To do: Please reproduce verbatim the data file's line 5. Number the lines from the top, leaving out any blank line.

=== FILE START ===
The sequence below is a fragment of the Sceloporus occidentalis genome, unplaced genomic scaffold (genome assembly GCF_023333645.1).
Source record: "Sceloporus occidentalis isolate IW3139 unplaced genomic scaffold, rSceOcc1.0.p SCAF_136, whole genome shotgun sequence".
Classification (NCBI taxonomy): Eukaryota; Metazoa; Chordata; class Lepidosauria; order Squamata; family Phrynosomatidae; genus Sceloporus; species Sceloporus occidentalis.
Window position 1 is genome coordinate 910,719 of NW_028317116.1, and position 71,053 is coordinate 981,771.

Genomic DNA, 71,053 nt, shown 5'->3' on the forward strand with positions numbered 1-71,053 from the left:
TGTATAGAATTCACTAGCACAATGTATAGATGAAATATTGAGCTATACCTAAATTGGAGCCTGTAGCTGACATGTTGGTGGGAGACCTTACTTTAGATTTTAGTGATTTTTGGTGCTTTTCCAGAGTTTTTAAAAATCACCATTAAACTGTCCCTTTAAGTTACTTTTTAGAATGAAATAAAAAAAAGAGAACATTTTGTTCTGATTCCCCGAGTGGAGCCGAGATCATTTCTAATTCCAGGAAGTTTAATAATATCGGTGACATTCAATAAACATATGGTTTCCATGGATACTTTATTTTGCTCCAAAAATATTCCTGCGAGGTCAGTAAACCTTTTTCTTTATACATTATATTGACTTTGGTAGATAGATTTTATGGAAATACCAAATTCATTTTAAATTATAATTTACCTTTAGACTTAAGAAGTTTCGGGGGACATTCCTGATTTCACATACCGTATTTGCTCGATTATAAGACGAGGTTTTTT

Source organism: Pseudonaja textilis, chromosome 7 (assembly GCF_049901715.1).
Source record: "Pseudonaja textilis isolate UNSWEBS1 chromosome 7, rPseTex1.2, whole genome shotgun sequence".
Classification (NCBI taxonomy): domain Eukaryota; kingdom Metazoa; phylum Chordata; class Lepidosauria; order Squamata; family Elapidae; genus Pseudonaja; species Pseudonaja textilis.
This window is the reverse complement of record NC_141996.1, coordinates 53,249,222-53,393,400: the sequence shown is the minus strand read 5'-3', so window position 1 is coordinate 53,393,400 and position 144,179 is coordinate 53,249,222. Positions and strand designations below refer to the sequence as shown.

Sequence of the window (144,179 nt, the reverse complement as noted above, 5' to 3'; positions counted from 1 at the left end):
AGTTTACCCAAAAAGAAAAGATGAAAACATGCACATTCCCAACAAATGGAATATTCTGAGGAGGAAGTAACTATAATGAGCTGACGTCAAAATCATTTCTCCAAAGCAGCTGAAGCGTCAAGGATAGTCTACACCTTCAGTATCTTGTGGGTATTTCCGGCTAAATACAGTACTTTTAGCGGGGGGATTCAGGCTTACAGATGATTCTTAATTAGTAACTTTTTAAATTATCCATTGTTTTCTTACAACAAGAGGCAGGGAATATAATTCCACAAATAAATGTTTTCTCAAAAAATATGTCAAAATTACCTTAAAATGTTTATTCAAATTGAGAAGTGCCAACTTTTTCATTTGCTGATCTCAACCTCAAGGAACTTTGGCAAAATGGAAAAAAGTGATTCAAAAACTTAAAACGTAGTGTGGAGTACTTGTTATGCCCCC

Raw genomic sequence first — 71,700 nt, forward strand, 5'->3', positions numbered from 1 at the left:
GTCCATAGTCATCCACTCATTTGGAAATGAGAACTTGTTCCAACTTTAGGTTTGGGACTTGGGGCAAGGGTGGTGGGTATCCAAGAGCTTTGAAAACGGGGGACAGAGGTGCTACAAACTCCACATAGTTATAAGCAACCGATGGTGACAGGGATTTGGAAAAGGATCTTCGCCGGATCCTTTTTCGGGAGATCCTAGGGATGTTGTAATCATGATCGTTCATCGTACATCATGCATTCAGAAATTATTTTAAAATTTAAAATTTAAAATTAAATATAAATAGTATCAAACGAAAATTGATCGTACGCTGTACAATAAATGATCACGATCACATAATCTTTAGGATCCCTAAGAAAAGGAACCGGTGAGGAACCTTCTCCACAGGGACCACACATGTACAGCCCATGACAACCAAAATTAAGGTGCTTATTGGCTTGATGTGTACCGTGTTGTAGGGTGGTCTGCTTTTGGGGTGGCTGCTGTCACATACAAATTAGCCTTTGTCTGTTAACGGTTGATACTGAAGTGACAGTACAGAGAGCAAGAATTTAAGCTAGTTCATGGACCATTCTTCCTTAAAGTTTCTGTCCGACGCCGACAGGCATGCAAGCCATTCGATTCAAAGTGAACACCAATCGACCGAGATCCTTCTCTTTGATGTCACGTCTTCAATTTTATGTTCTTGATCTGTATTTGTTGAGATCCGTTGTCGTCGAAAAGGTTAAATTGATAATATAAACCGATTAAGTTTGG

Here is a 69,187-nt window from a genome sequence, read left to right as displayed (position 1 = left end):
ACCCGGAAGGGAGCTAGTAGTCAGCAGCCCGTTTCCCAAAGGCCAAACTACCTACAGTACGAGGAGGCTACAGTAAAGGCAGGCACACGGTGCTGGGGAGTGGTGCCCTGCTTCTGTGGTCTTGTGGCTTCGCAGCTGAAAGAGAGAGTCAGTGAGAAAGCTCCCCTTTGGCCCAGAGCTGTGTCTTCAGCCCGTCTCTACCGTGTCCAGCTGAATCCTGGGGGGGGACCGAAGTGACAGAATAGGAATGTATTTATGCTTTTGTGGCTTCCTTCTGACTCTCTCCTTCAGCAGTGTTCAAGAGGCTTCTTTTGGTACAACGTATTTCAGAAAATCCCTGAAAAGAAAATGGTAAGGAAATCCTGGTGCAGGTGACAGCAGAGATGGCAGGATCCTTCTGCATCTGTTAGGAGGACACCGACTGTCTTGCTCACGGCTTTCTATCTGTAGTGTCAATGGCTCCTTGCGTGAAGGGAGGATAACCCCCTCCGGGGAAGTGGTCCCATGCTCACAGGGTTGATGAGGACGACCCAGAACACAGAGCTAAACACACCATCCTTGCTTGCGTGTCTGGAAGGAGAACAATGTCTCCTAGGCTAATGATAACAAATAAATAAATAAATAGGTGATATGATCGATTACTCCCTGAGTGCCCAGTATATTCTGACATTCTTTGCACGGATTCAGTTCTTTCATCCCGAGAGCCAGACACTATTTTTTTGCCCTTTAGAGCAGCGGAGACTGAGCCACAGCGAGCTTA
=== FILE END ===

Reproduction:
Genomic DNA, 71,053 nt, shown 5'->3' on the forward strand with positions numbered 1-71,053 from the left: